Then flip your handrail over and place them on these little paint stands(affiliate link). Surprisingly, they hold the weight of the railing. I also discovered that you can lock 2 of them together to hold the handrail better.
Paint the top of the railing.
If you’re using the same paint as for the treads, you’ll need to do the 2 coats and use the same wait times.
Step 9: Reattach handrail
TIME: 10 – 15 minutes
You’ll want to have help to reattach your handrail to the wall.
If your hardware is looking blech, this is the perfect time to replace it. I replaced my hardware for less than $10.
Can you believe painting stairs cost me less than $100?! Wow!
Of course, I already had primer, a paintbrush, some of the painter’s tape, drop cloths and some of the trim paint.
I had to buy some painter’s tape, roller covers, trim paint, and floor paint.
One place you could save money would be with the floor paint. If your stairs are a similar size to mine, get a quart of paint, not a gallon.
I got the gallon and have TONS left. You don’t need that much if you’re only painting the treads and handrails.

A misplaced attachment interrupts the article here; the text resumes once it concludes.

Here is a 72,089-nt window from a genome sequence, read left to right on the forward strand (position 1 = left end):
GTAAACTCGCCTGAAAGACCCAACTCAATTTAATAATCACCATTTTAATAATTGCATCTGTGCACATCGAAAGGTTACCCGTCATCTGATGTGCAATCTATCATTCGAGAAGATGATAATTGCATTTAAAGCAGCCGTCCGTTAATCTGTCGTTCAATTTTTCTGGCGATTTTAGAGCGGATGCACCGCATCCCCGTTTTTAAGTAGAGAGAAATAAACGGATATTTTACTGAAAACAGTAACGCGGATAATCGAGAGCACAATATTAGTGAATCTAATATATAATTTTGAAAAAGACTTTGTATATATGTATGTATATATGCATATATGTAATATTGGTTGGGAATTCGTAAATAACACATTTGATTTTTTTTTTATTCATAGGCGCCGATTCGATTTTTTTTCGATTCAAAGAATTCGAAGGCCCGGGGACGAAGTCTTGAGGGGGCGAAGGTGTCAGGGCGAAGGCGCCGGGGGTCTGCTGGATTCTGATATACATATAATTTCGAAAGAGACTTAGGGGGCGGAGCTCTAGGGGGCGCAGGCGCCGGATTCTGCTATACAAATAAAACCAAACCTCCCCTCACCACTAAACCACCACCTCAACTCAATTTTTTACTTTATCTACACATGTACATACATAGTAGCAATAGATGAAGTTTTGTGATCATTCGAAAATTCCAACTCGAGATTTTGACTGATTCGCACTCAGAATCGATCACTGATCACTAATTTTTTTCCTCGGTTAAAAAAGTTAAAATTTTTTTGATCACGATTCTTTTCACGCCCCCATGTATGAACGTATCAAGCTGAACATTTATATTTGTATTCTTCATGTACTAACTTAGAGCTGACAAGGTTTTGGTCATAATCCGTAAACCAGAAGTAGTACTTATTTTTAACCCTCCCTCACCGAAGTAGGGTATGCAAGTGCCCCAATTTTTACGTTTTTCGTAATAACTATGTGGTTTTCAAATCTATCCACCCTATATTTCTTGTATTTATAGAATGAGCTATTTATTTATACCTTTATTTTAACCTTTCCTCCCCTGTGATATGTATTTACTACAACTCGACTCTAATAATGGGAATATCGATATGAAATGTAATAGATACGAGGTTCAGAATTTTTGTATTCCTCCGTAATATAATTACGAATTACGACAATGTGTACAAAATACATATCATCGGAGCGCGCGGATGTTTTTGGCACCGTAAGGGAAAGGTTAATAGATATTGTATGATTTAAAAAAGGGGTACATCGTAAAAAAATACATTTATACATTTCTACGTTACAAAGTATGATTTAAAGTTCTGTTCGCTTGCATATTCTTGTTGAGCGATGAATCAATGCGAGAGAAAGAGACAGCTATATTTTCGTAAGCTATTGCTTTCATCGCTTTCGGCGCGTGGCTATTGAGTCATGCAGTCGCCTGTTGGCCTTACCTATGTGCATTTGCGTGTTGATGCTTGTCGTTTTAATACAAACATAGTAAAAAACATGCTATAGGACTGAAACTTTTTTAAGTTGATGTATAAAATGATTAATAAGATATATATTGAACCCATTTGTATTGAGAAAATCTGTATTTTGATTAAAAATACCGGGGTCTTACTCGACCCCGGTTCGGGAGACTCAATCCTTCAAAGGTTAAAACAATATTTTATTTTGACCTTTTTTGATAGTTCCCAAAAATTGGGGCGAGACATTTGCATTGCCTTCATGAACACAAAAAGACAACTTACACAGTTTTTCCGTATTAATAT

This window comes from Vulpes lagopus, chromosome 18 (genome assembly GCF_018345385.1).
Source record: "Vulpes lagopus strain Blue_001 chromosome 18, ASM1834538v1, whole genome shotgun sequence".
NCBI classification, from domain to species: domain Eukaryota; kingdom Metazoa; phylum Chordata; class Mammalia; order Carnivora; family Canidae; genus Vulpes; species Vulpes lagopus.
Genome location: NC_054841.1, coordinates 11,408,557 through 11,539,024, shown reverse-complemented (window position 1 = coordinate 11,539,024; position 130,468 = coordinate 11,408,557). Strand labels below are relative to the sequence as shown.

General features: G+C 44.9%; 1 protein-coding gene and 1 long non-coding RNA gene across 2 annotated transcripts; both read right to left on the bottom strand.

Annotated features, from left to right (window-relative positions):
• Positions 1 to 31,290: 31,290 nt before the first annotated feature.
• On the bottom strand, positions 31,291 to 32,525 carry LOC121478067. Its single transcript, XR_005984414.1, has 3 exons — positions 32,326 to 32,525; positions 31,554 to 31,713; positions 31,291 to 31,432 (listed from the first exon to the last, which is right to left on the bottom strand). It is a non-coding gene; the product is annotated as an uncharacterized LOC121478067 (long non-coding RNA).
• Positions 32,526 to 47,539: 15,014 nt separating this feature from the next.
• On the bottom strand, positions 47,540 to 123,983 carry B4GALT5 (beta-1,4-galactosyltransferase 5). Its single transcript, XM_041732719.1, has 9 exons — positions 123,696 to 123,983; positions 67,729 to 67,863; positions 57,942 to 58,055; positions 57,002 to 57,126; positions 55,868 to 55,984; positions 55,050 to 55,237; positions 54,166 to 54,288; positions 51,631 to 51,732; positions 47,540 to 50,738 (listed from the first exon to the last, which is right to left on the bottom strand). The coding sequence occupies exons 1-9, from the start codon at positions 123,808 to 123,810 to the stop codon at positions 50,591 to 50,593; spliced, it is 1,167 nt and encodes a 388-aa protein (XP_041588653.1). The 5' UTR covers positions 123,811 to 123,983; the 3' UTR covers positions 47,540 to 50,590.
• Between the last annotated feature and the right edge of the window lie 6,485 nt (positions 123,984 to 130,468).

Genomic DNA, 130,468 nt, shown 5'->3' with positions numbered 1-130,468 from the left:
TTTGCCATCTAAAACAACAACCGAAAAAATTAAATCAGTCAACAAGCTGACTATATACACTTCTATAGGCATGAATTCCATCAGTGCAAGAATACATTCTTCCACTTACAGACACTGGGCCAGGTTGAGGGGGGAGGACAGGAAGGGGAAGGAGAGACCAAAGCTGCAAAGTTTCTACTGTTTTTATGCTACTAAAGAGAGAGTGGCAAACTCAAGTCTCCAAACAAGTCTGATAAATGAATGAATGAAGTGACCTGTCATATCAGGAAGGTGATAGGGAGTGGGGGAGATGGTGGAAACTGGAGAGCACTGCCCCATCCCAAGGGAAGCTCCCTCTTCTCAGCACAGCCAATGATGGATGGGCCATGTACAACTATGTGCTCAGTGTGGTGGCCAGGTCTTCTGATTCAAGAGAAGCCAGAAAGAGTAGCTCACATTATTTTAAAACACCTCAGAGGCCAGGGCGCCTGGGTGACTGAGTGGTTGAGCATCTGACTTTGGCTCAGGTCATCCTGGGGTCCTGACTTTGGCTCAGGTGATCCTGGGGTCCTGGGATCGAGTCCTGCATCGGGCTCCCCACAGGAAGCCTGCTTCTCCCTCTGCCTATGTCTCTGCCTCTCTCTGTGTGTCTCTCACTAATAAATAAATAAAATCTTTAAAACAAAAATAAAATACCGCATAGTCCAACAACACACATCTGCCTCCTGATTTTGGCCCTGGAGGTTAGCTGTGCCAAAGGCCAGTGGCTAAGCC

All in all, painting stairs took me about 6 weeks to complete.
Had I been more diligent, and not a single mother at the end of the school year with all kinds of crap going on, I might have completed it in about 20 days. That’s accounting for the drying times and assuming I worked every day I could have.
Painting stairs is not a fast project, but it’s also not a hard project.
It’s a project that is, at times, a pain in the butt. And it’s so worth it!
I mean, look at my hallway now!
Also, if you look at the picture above, you’ll see my next project.
When I painted the hallway, I stopped in the corner you can see. That wall leads up the stairs and is 2 stories high….with pretty much no access to be able to paint it.
That’s next. I need to paint that wall and the upstairs hallway the same grey.
I’ll share that with you next month when I get that project done. Have to figure out how to do it first. ? Sign up for my emails if you don’t want to miss the end result.
Can you believe the before and after? SO MUCH better!
I know I said painting stairs was a pain, but much like childbirth, the pain is almost forgotten when I walk up and down my pretty stairs.
As my daughter said, our stairs look straight out of Pinterest now. ?